At the recent Annual Conference of the Neonatology Forum (NNF) on 17th and 18th November 2007 in Bangalore, leading members of the 300 participants decided to take on a mission to save newborns in the state of Karnataka.
In India, more than one million newborns die annually. This is 25% of the global neonatal death load. If a satellite picture of earth were to be taken to show mortality burden, the high infant mortality in north Indian states all along the plains of River Ganges would be conspicuous.
Karnataka would come next with a neonatal mortality of above 40 per thousand live births.
The Neonatology Forum recognised that while it’s learned professors were the best custodians of ‘high-tech’ knowledge, they could not reach the vast number of dying newborns on the periphery of medical services in Karnataka.
To extend knowledge and services to those areas, the NNF members decided to provide special training to doctors and nurses in the science of saving newborns. The latter would in turn, train village service providers like the Auxiliary Nurse, Midwife or the staff nurse in the “open- round-the-clock” labour room of Primary Health Centres or hospitals in the 13 high risk districts of Karnataka..
The Training Programme, an intervention of the National Rural Health Mission (NRHM), was supported by UNICEF. 80 doctors and 160 nurses benefited from the project which included input sessions on Low Birth weight, Hypothermia, Sepsis, Neonatal Transport, Kangaroo Mother Care, Feeding the Newborn and Neonatal Jaundice Phototherapy. It provided “skill up-gradation stations” with hands on training on Neonatal Resuscitation.
High priority districts have already received equipment supplied from NRHM funds for Neonatal care in all its Primary Health Centers. Dr. Antony K. R., Project Officer, UNICEF (Hyderabad) has urged recipients to use the equipment and to freely interact with other pediatricians on the phone for efficient problem solving.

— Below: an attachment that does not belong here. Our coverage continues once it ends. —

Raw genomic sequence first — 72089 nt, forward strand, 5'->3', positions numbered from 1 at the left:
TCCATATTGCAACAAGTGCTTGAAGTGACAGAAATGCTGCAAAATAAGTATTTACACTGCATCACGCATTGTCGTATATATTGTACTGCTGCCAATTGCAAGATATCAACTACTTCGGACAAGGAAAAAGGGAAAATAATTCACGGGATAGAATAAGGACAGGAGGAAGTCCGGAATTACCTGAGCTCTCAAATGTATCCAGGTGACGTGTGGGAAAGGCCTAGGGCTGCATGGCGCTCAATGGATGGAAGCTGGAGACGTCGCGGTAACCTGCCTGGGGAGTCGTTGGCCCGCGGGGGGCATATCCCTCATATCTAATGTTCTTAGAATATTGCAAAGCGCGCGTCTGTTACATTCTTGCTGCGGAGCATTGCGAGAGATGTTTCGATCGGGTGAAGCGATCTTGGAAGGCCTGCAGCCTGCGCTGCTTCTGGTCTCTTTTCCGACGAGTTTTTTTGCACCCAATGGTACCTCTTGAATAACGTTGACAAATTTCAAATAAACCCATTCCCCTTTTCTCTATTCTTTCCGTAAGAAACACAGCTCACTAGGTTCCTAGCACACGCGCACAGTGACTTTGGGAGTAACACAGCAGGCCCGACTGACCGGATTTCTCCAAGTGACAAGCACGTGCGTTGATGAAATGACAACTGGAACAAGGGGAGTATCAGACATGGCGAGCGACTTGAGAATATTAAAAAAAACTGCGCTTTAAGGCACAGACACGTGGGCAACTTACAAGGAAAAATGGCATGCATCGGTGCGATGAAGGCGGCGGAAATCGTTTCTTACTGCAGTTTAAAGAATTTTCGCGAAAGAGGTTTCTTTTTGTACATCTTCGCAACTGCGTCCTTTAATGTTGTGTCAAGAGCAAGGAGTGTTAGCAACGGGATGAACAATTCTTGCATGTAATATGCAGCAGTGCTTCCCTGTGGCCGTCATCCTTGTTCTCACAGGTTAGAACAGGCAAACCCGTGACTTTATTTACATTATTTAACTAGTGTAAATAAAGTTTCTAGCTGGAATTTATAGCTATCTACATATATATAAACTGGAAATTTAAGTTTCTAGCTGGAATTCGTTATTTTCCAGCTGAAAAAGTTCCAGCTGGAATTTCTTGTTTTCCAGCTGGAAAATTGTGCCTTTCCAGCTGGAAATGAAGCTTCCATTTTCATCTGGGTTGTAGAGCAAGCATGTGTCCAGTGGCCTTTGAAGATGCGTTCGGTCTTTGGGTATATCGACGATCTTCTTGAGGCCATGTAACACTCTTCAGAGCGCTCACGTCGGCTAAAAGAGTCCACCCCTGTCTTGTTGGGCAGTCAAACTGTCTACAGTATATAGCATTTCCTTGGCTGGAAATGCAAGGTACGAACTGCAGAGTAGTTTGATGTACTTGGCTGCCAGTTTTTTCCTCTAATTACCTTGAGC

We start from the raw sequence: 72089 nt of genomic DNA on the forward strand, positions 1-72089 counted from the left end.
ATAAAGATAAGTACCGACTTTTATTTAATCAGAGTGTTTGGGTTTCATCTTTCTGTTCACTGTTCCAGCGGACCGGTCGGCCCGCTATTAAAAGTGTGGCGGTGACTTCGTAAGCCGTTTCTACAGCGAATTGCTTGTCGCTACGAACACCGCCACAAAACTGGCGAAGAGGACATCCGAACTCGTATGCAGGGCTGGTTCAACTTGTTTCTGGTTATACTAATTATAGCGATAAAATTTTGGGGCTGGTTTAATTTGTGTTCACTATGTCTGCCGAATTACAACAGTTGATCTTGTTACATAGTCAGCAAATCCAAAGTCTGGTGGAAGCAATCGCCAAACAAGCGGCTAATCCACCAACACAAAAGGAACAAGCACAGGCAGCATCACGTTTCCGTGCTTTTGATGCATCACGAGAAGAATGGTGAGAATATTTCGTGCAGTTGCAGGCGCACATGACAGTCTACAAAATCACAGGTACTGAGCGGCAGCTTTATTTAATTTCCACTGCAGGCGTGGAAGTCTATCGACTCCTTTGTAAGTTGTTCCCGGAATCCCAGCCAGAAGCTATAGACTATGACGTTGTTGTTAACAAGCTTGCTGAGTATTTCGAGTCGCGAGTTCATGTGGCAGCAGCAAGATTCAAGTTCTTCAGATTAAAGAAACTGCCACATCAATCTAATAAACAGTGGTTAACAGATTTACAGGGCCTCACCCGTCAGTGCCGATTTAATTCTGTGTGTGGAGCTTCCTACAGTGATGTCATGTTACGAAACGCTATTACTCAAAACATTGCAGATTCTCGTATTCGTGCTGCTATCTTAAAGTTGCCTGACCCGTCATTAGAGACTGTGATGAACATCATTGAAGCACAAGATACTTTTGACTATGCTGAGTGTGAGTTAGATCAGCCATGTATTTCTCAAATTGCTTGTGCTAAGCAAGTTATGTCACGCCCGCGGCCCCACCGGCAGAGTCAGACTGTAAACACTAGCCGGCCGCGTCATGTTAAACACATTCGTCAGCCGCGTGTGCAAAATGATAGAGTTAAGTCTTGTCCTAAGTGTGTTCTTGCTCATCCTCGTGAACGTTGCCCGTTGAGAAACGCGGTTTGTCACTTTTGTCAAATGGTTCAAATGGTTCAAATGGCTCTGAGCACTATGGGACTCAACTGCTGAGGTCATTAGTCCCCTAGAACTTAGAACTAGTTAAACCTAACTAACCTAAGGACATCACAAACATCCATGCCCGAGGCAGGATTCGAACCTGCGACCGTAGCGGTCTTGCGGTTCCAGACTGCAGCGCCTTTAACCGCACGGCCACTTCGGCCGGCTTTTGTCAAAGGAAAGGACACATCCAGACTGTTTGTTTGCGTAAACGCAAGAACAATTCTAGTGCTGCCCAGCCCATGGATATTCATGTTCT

The Neonatology Forum will continue to provide technical inputs for planning and appropriate budget allocations under National Rural Health Mission to improve newborn care in the district and sub-district hospitals. Training Staff nurses/ANM and doctors, both in government hospitals and small nursing homes is a priority. The NNF will mobilize resources and staff to improve labour rooms, maternity wards and sick newborn nurseries in district head quarters and smaller towns.
The Neonatology Forum aims to be the custodian of quality standards in neonatal care and a watchdog to prevent irregular practices.
Newborn care was not a public health component in India till 1992, when UNICEF took up the Child Survival and Safe Motherhood programme. For the first time, a newborn care module was introduced to train more than 100,000 doctors and above 600,000 health workers in India. Today, Sick Newborn Care Units (SNCU), are becoming operative at the sub district level in the Comprehensive Emergency Obstetric and Newborn Care (CEmONC) centres under the NRHM.